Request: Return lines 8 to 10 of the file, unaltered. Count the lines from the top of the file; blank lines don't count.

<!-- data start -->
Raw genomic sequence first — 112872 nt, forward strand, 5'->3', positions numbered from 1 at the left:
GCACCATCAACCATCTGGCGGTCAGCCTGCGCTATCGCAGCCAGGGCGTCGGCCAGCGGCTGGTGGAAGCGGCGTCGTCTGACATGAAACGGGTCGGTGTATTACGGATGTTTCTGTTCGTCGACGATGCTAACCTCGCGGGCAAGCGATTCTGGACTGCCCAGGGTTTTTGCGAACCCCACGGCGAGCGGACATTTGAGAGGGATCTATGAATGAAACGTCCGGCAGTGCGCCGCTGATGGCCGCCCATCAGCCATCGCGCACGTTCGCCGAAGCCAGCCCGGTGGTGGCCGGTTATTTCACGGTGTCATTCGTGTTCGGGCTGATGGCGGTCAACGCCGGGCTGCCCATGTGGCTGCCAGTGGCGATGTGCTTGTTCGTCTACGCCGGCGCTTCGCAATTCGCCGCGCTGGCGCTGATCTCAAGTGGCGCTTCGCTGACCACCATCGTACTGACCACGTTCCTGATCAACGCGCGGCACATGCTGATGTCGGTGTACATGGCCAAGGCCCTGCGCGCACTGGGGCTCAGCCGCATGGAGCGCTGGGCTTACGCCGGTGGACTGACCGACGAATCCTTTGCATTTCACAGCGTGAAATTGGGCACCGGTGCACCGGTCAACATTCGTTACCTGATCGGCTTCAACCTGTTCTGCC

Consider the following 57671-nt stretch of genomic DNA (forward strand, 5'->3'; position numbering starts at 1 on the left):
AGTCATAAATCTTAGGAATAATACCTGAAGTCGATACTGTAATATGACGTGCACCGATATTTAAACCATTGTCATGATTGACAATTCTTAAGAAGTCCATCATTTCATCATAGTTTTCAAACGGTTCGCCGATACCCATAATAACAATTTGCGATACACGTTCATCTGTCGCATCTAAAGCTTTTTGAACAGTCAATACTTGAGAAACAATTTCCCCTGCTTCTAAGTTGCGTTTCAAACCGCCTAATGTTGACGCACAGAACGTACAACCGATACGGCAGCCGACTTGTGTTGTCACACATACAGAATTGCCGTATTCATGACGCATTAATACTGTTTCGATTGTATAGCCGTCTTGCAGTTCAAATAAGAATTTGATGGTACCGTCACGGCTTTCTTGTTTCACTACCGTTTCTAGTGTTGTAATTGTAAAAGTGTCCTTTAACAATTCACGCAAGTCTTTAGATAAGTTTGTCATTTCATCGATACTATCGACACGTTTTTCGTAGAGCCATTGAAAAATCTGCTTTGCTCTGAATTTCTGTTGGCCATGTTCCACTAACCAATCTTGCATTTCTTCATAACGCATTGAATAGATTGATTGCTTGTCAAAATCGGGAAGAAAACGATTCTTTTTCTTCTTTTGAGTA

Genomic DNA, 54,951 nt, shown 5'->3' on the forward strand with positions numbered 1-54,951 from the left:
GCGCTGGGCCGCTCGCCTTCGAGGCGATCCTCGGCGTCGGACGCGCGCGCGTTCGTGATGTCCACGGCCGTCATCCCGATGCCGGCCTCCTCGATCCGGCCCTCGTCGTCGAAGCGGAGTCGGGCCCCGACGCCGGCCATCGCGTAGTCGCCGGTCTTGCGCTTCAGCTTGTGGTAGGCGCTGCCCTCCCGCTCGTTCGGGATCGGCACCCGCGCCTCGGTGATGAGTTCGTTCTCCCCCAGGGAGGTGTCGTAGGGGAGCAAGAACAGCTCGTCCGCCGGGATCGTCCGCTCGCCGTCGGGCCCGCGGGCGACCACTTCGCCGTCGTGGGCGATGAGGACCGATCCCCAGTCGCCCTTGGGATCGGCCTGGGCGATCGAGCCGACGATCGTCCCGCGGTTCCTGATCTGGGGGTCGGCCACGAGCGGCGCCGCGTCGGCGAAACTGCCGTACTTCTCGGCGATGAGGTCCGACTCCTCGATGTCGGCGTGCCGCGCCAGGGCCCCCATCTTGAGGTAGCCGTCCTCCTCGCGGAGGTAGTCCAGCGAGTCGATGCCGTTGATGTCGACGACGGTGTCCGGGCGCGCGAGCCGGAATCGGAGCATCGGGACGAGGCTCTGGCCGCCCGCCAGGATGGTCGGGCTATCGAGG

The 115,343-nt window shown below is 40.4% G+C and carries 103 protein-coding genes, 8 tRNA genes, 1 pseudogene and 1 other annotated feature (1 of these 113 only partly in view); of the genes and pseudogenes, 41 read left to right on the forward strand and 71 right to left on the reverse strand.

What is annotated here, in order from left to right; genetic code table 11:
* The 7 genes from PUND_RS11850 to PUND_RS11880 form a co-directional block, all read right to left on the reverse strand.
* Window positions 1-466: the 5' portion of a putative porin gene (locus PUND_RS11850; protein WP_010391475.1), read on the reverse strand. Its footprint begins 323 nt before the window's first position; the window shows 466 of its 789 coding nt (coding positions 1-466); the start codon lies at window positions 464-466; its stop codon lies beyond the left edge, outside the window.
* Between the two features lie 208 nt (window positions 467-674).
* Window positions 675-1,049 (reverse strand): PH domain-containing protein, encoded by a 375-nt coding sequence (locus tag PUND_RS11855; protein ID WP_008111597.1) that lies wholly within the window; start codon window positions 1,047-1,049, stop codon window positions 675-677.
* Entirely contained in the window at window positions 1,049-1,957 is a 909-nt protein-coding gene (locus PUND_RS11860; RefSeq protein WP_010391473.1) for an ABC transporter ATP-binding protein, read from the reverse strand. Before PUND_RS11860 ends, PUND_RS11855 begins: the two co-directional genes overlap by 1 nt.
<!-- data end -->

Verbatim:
What is annotated here, in order from left to right; genetic code table 11:
* The 7 genes from PUND_RS11850 to PUND_RS11880 form a co-directional block, all read right to left on the reverse strand.
* Window positions 1-466: the 5' portion of a putative porin gene (locus PUND_RS11850; protein WP_010391475.1), read on the reverse strand. Its footprint begins 323 nt before the window's first position; the window shows 466 of its 789 coding nt (coding positions 1-466); the start codon lies at window positions 464-466; its stop codon lies beyond the left edge, outside the window.